Hong Kong authorizes crypto spot ETFs

The Securities and Futures Commission (SFC) and the Hong Kong Monetary Authority (HKMA) have jointly addressed the evolving dynamics in the virtual asset (VA) sector with a comprehensive circular, guiding intermediaries in their VA-related activities.

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This move comes as a response to the growing interest and inquiries from intermediaries about distributing investment products linked to virtual assets and offering VA dealing services.

The regulatory landscape, initially crafted in 2018 with a focus on professional investors, has undergone significant changes to align with the rapid advancements and broader inclusion of virtual assets in mainstream finance.

HK’s SFC ready for virtual asset spot ETFs

The regulatory update is particularly notable for its authorization of virtual asset futures exchange-traded funds (VA futures ETFs) for public offerings in Hong Kong. Additionally, the SFC has shown openness to applications for other virtual asset funds, including virtual asset spot exchange-traded funds (VA spot ETFs). This marks a significant shift, expanding the scope of VA-related activities to a wider range of investment products, thereby accommodating both retail and professional investors.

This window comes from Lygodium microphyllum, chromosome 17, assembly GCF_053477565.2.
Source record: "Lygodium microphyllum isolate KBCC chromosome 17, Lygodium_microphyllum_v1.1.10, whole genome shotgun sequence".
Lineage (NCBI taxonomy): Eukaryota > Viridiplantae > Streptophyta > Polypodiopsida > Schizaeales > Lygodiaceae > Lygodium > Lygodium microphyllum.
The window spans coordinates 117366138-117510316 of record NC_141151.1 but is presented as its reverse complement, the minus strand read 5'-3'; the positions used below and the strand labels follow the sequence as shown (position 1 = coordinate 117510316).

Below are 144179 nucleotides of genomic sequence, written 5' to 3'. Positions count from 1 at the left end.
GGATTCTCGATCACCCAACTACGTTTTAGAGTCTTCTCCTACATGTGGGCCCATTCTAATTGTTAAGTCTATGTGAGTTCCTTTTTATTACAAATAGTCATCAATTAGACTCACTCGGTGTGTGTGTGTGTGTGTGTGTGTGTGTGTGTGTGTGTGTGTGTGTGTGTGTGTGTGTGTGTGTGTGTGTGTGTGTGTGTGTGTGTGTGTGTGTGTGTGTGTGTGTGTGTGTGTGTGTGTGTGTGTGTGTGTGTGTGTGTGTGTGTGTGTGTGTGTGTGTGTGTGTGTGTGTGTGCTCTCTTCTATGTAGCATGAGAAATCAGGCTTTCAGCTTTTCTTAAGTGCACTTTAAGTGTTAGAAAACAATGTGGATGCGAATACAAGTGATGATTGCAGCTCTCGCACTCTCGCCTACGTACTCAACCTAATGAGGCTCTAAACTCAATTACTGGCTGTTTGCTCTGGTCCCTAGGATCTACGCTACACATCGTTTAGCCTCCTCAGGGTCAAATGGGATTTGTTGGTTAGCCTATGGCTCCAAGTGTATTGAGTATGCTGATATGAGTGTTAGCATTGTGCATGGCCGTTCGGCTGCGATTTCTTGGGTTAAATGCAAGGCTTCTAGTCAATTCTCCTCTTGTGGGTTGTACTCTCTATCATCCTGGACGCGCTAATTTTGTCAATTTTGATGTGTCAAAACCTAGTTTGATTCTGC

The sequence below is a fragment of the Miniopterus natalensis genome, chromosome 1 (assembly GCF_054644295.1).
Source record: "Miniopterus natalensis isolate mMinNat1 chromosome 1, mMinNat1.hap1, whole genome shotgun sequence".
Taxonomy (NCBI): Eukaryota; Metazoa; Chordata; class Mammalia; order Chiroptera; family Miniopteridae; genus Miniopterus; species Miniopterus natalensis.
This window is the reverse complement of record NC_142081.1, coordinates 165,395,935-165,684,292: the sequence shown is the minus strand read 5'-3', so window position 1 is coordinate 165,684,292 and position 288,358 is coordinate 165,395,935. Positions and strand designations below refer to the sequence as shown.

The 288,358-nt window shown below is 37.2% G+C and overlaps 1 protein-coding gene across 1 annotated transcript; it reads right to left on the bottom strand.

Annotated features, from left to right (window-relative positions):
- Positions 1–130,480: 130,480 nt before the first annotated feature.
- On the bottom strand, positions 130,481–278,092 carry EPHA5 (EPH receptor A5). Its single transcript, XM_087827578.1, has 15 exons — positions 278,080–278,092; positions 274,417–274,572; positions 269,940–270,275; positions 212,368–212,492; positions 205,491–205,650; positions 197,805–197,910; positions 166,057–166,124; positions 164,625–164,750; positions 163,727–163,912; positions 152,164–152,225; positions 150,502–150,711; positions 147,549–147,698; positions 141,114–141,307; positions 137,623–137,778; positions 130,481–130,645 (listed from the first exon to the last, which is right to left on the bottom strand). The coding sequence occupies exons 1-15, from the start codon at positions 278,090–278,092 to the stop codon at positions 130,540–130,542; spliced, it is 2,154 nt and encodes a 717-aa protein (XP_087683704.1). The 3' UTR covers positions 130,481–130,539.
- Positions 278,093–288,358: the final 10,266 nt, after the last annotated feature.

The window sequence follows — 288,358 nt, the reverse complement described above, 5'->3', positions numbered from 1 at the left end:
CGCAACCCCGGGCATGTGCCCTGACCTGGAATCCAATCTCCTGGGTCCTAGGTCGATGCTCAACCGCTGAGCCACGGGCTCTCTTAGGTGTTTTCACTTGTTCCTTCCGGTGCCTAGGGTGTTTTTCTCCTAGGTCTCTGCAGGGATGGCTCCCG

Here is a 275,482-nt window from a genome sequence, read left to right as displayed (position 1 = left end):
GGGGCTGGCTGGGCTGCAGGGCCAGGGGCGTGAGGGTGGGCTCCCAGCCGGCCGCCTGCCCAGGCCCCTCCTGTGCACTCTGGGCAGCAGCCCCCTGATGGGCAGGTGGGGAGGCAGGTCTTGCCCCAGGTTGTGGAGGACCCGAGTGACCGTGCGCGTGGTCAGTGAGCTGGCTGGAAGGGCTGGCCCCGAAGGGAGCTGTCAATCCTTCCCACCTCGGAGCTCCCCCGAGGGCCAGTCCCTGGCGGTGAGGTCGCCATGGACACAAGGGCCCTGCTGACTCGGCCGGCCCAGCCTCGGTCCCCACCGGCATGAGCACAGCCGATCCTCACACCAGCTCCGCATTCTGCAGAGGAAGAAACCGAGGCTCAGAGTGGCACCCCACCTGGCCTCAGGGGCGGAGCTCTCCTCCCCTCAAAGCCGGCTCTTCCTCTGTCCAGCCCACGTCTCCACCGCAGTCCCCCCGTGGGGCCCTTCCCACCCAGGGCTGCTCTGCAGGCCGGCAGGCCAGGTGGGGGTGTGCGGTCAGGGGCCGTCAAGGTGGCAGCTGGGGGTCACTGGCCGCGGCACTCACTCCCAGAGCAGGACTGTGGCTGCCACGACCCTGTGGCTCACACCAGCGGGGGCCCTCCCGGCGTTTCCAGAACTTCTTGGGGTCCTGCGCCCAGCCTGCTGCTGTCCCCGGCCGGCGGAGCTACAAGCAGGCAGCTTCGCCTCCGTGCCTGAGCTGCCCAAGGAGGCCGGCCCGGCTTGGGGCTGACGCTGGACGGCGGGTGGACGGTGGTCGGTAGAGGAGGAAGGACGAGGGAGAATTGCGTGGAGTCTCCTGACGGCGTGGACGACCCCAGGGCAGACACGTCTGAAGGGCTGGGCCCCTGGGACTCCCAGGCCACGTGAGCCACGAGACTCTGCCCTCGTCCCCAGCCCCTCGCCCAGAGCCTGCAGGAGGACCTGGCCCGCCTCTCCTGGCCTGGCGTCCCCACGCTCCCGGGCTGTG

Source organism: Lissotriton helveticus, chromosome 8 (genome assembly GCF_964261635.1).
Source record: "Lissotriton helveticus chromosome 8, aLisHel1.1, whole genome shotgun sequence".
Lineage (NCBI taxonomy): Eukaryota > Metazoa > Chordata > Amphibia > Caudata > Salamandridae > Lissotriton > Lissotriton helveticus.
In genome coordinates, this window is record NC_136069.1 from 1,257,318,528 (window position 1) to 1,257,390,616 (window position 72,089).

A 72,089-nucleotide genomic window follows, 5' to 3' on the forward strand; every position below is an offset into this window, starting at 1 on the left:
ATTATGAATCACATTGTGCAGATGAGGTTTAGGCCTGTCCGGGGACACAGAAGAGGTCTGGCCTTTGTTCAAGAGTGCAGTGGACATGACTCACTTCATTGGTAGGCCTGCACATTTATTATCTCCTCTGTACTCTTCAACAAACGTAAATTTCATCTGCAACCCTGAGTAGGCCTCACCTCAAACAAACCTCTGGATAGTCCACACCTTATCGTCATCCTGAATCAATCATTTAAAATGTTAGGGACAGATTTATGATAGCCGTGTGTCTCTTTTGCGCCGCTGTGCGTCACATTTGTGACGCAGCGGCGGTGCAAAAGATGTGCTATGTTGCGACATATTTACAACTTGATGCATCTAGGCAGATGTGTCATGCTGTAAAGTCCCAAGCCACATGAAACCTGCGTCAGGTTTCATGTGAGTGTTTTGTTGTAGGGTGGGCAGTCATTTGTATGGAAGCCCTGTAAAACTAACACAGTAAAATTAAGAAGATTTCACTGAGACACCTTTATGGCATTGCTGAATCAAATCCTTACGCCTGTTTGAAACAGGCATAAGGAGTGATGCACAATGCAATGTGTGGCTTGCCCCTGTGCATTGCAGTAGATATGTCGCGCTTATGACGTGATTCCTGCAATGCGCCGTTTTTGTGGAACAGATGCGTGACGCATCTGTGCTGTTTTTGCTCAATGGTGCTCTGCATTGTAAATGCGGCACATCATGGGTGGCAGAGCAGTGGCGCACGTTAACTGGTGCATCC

The circular carefully outlines the updated requirements applicable to intermediaries when distributing VA-related products. It also sets clear standards of conduct expected from these intermediaries, especially when they are dealing with SFC-authorized VA funds. This includes specifying the obligations and due diligence required in the distribution of these products, ensuring the intermediaries understand the inherent risks and regulatory nuances associated with virtual assets.